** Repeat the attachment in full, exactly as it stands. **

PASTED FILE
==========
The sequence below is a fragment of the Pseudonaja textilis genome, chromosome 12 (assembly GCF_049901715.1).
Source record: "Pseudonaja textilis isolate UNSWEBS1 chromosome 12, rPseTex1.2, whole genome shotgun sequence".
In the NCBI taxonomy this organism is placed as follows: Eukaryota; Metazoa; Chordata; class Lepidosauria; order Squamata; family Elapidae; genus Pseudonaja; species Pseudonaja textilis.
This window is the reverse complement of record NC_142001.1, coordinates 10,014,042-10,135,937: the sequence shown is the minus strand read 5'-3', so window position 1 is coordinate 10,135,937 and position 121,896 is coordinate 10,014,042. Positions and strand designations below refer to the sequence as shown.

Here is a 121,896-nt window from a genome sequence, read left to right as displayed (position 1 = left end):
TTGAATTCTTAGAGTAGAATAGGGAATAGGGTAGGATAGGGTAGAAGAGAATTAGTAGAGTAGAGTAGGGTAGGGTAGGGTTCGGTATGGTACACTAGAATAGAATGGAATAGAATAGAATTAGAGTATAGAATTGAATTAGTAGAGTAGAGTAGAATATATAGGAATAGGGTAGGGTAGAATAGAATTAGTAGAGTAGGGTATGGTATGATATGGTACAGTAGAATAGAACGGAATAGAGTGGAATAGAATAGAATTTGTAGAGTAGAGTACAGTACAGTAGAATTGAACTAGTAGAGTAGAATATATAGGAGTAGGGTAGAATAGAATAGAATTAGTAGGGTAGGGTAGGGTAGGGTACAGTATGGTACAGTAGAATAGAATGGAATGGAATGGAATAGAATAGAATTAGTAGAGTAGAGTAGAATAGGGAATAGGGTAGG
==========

The sequence below is a fragment of the Pseudonaja textilis genome, chromosome 12 (assembly GCF_049901715.1).
Source record: "Pseudonaja textilis isolate UNSWEBS1 chromosome 12, rPseTex1.2, whole genome shotgun sequence".
In the NCBI taxonomy this organism is placed as follows: Eukaryota; Metazoa; Chordata; class Lepidosauria; order Squamata; family Elapidae; genus Pseudonaja; species Pseudonaja textilis.
This window is the reverse complement of record NC_142001.1, coordinates 10,014,042-10,135,937: the sequence shown is the minus strand read 5'-3', so window position 1 is coordinate 10,135,937 and position 121,896 is coordinate 10,014,042. Positions and strand designations below refer to the sequence as shown.

Here is a 121,896-nt window from a genome sequence, read left to right as displayed (position 1 = left end):
TTGAATTCTTAGAGTAGAATAGGGAATAGGGTAGGATAGGGTAGAAGAGAATTAGTAGAGTAGAGTAGGGTAGGGTAGGGTTCGGTATGGTACACTAGAATAGAATGGAATAGAATAGAATTAGAGTATAGAATTGAATTAGTAGAGTAGAGTAGAATATATAGGAATAGGGTAGGGTAGAATAGAATTAGTAGAGTAGGGTATGGTATGATATGGTACAGTAGAATAGAACGGAATAGAGTGGAATAGAATAGAATTTGTAGAGTAGAGTACAGTACAGTAGAATTGAACTAGTAGAGTAGAATATATAGGAGTAGGGTAGAATAGAATAGAATTAGTAGGGTAGGGTAGGGTAGGGTACAGTATGGTACAGTAGAATAGAATGGAATGGAATGGAATAGAATAGAATTAGTAGAGTAGAGTAGAATAGGGAATAGGGTAGG